HOUSTON, Sept. 16, 1998 -- The Department of Defense (DOD) should consider applying several new technologies to cleaning up hazardous wastes, researchers recommend in a report summarizing the results of a four-year project. In some cases the technologies are faster, cheaper and more effective than current methods.
Technologies studied in the project were aimed at soil and ground water cleanup, difficult cleanups, and lowering costs of cleanup. Evaluations were aimed at performance of 10 technologies for use at DOD sites and critical analyses of their commercialization potential.
The Advanced Applied Technology Demonstration Facility (AATDF), sponsored by the DOD and headquartered at Rice University, was funded in 1993 with a $19.3 million grant. Its goal was to demonstrate methods of hazardous waste cleanup. Research was conducted by a consortium of universities and supported by industry and government agencies.
Reports on the projects will be sent to the DOD. Several of the technologies are already being used, others are being recommended for use by the DOD, and others will continue to be tested.
Some of the projects focused on contaminants that are difficult to clean up, such as chemicals associated with the energy industry called heavy hydrocarbons, dense liquids called chlorinated solvents, and difficult soil conditions, such as tight clays.
"Most of the easy environmental remediation problems have been addressed with readily available technology, frequently at great expense to industry, government and the public at large," says Herb Ward, director of the AATDF and the Foyt Family Professor in Environmental Science and Engineering at Rice. "However, we have no technology that is affordable that can solve our most difficult subsurface and ground water contamination problems. Our program has changed that. Because of the AATDF program, we now have several new and innovative technologies for hazardous waste cleanup."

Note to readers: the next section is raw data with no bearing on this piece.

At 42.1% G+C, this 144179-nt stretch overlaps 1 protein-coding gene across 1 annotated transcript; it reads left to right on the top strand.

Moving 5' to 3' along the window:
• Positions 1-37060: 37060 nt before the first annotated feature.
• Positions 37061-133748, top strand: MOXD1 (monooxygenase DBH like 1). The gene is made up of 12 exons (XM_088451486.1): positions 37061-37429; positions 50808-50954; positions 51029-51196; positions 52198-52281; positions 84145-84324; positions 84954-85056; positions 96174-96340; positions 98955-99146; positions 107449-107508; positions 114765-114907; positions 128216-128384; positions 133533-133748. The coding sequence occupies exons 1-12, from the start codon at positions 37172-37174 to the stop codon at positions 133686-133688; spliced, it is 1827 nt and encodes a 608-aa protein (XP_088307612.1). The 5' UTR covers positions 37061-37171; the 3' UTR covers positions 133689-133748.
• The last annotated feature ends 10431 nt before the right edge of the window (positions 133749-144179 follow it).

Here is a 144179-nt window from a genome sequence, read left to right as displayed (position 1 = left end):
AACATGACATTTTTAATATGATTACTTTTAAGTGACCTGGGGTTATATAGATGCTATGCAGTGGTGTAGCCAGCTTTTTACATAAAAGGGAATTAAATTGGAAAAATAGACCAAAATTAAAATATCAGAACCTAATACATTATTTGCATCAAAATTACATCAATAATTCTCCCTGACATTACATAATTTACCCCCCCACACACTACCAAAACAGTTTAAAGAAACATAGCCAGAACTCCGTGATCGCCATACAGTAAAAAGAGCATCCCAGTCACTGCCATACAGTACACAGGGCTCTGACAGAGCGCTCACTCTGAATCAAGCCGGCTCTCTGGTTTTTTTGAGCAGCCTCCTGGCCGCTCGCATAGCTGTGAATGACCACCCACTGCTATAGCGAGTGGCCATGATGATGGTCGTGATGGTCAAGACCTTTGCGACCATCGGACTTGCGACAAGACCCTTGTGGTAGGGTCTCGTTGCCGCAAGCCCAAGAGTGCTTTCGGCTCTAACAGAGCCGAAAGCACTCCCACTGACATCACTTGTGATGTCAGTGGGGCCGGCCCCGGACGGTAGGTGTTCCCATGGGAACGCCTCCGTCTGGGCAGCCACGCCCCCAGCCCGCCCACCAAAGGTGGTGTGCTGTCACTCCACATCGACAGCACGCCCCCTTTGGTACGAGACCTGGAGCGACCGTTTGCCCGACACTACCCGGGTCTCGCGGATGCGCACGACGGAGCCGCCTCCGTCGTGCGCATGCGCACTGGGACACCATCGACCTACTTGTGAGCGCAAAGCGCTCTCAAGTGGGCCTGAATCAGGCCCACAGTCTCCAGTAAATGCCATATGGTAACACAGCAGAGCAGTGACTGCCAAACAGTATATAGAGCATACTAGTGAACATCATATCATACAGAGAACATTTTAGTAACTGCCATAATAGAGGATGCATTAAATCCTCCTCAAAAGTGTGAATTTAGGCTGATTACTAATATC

The partnership has led to detailed performance and cost data on emerging cleanup technologies and, in some cases, to the creation of engineering design manuals and commercialization summaries.
The AATDF produced the first reference manual detailing how to use solvents and surfactants to remove light and dense nonaqueous phase liquids, particularly stubborn contaminants, from beneath the ground.
"We feel we accomplished what we set out to do--to select and carefully test the most promising innovative environmental remediation technologies for clean up of DOD sites," says Carroll L. Oubre, program manager of the AATDF.
Universities participating in the AATDF include Rice University, Stanford University, University of Texas, Lamar University, University of Waterloo and Louisiana State University. The U.S. Army Corps of Engineers Waterways Experiment Station manages the AATDF grant for the DOD.
The AATDF program has demonstrated that government, industry and academia can work together as an efficient and effective team in moving research and development ideas into the field and toward commercialization.
Editors: For more information about the AATDF program and its technologies, contact Lia Unrau at (713) 831-4793, email@example.com. Information is also available at: http://www.ruf.rice.edu/~aatdf/index.htm.
The above story is based on materials provided by Rice University. Note: Materials may be edited for content and length.
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